8 Real-life Star Wars Filming Locations You Can Visit Now

From salt flats to giant redwoods, these iconic filming locations are even better seen in person.

Photo: Super Cool Beaches

1. Reynisfjara, Iceland

Widely considered to be one of Iceland’s most beautiful black-sand beaches, Reynisfjara is home to enormous basalt stacks and roaring Atlantic waves.

Seen in: Rogue One

Its stunning landscape was seen in Rogue One, where it stood in for the planet of Eadu and saw the movie’s lead Jyn Erso fail in her attempts to save her heavily wounded father.

Photo: The Star Wars Trilogy

2. La Grande Dune, Tunisia

White sand stretches for miles at the La Grande Dune of Tunisia, a country lying along the Mediterranean Sea and covering part of the Sahara Desert.

Seen in: A New Hope

These sandy plains have made appearances in multiple renderings of the harsh desert world Tatooine, including a scene which saw C-3PO and R2-D2 wandering around. One will also find the igloo exterior of Luke’s house, filmed about 300 kilometers from the dried salt lake of Chott El Jerid.

Photo: Ruta Verde Tours

3. Salar de Uyuni, Bolivia

As the world’s largest salt flats, the extraordinary Salar de Uyuni is covered by a few meters of salt crust and is also a major breeding ground for several species of flamingoes.

Seen in: The Last Jedi

Most memorably seen in latest Star Wars movie The Last Jedi, the salt flats witnessed the epic battle scene between the Resistance and the First Order.

Photo: Pinterest

4. Canary Wharf Station, London, England

One of the busiest stations of the London Underground station, Canary Wharf lies on the Jubilee line between Canada Water and North Greenwich, serving its namesake business district.

Seen in: Rogue One

Instead of commuters, the futuristic-looking station is filled with armor-clad Stormtroopers in scenes from the Imperial planet of Scarif.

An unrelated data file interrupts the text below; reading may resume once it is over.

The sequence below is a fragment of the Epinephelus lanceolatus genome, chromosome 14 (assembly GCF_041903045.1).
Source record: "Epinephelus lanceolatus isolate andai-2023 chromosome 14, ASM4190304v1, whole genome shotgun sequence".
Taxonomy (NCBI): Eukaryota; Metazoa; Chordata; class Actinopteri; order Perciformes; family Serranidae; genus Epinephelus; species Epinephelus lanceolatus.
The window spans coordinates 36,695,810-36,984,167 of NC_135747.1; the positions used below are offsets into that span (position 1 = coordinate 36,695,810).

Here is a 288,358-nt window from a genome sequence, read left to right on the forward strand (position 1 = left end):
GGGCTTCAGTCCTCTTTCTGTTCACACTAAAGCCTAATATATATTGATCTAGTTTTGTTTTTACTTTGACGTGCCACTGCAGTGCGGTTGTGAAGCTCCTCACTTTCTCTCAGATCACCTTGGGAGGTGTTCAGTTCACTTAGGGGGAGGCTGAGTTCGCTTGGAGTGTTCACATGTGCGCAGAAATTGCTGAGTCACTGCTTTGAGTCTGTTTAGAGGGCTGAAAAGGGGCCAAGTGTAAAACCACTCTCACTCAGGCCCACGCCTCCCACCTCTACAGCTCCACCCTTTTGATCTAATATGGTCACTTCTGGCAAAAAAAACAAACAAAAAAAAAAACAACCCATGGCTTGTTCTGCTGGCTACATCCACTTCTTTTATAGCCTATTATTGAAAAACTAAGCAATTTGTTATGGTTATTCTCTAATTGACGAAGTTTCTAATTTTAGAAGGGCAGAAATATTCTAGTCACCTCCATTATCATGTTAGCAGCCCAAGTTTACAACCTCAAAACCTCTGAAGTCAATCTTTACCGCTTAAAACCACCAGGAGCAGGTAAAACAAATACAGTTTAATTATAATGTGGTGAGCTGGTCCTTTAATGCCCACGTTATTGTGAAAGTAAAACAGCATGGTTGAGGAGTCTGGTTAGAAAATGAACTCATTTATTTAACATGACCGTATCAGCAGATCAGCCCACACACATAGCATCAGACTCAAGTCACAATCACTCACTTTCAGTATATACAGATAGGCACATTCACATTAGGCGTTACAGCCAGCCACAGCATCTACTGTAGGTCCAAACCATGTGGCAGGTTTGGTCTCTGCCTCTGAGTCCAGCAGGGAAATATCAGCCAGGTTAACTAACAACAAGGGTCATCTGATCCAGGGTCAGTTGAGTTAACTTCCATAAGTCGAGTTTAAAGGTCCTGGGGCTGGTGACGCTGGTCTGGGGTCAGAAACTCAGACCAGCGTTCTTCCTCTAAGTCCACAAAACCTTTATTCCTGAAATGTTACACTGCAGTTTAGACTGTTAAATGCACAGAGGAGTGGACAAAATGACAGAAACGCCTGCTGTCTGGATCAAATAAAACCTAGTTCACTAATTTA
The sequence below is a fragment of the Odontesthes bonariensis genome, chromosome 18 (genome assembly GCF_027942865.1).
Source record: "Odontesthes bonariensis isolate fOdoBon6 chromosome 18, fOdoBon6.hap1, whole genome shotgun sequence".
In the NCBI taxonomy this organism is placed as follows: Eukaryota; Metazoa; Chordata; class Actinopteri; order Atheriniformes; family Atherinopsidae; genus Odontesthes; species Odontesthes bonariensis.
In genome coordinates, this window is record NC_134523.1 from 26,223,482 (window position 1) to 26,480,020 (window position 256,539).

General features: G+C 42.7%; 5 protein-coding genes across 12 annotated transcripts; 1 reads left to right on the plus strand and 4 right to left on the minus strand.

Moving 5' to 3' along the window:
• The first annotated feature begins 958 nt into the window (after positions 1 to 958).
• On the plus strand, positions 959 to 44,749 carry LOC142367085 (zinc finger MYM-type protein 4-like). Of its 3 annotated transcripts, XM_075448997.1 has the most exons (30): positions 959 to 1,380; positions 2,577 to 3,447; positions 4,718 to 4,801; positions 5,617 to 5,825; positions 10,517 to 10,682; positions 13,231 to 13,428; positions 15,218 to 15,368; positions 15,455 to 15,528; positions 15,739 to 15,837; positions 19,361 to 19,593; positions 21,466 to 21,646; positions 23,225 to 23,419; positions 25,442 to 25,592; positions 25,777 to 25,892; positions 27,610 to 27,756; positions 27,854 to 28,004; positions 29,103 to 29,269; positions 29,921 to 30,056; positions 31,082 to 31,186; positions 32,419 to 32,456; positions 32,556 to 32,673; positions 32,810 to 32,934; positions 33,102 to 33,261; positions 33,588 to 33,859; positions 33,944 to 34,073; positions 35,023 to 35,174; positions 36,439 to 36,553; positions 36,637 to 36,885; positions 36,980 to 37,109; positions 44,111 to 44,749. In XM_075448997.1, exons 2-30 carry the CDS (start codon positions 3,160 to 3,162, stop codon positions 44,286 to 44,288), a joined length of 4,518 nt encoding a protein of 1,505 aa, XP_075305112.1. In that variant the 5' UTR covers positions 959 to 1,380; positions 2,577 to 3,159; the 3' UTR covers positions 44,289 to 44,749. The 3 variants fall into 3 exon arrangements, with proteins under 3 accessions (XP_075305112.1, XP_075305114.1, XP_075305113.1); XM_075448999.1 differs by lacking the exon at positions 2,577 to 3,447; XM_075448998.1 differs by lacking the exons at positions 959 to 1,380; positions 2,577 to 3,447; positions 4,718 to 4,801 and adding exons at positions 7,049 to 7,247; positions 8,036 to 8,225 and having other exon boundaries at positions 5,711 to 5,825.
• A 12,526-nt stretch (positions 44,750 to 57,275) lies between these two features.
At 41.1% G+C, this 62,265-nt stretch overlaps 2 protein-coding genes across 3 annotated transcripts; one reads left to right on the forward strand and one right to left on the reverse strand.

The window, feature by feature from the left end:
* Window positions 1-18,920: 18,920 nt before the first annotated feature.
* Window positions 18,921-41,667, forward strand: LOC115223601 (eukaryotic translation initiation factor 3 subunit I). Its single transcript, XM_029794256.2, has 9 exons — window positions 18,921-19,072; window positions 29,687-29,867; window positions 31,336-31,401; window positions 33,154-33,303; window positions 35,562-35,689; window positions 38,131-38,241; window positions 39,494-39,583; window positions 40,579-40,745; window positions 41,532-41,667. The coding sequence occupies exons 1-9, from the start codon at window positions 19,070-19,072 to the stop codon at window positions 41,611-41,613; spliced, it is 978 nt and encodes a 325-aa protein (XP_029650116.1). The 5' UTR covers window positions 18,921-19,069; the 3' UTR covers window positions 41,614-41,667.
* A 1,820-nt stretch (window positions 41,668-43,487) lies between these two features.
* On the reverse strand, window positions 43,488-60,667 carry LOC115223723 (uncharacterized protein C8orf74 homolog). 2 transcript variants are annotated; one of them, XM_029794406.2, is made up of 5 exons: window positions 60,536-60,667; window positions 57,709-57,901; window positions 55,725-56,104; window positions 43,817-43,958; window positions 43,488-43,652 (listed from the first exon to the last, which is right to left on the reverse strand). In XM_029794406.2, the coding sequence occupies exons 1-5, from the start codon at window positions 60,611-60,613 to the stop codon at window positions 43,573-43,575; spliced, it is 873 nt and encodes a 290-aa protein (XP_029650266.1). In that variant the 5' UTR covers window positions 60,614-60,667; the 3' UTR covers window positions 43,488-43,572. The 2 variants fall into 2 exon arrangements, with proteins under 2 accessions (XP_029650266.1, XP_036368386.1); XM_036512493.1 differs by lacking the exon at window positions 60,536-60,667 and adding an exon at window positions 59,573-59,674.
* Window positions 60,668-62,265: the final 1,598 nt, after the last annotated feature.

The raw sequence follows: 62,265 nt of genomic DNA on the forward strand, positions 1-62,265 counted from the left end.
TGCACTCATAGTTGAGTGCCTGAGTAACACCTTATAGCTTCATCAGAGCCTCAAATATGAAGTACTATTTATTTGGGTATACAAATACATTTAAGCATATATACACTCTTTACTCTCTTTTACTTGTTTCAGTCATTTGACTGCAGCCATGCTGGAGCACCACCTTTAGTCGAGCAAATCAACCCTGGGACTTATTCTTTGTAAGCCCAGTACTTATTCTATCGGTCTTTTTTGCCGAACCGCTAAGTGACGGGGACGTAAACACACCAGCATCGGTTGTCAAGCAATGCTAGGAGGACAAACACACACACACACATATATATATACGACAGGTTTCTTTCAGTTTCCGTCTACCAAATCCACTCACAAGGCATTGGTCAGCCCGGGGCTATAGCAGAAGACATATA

Photo: Christopher Tozier

5. Skellig Michael, Ireland

Also called the Great Skellig, the ruins of a seventh-century island monastery and its surroundings became a UNESCO World Heritage Site in 1996.

Seen in: The Force Awakens and The Last Jedi

The exciting climax of the Force Awakens was filmed at these ruins, which sit on the steep cliffs of the island Skellig Michael. More recently, this location was used in The Last Jedi, where Rey finds Luke Skywalker hiding away.

Photo: Fire News

6. Avenue 7 Novembre, Medenine, Tunisia

Once a vast complex, this real-life Tunisian street has now been turned into a bustling bazaar in the heart of the town. The iconic buildings with their vaulted ceilings, called ghorfas, were used by the Berbers to store their grain.

Seen in: The Phantom Menace

Featured prominently in The Phantom Menace, these ghorfas were used as the slave quarters of Mos Espa, also home to a young Anakin Skywalker.

Photo: The Planet D

7. Redwood National and State Parks, California

Home to the tallest trees on Earth, this national park also protects vast prairies, oak woodlands, wild riverways, and nearly 64 kilometers of rugged coastline.

Seen in: Return of the Jedi

These giant redwoods make an appearance in the forest moon scenes where the furry Ewoks roamed.

Photo: Anywhere

8. Mayan ruins in Tikal National Park, Guatemala

Surrounded by lush rain forest and protected as a national park, the ancient city of Tikal is one of the most impressive sites of the Mayan
civilization. Its soaring pyramidal temples can be found in the heart of northern Guatemala.

Seen in: A New Hope

In A New Hope, these majestic Mayan ruins become the Rebel Alliance’s Massassi outpost on the fourth moon of Yavin.

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